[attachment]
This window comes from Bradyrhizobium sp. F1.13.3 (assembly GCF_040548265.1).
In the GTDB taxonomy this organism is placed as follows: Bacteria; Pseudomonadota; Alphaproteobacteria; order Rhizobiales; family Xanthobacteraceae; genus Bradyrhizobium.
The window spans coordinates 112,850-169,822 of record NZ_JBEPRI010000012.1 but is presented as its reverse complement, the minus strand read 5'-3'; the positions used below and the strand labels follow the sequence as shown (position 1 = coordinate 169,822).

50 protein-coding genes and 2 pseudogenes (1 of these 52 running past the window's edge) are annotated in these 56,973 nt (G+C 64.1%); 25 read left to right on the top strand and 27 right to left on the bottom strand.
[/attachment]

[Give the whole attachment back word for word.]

This window comes from Bradyrhizobium sp. F1.13.3 (assembly GCF_040548265.1).
In the GTDB taxonomy this organism is placed as follows: Bacteria; Pseudomonadota; Alphaproteobacteria; order Rhizobiales; family Xanthobacteraceae; genus Bradyrhizobium.
The window spans coordinates 112,850-169,822 of record NZ_JBEPRI010000012.1 but is presented as its reverse complement, the minus strand read 5'-3'; the positions used below and the strand labels follow the sequence as shown (position 1 = coordinate 169,822).

50 protein-coding genes and 2 pseudogenes (1 of these 52 running past the window's edge) are annotated in these 56,973 nt (G+C 64.1%); 25 read left to right on the top strand and 27 right to left on the bottom strand.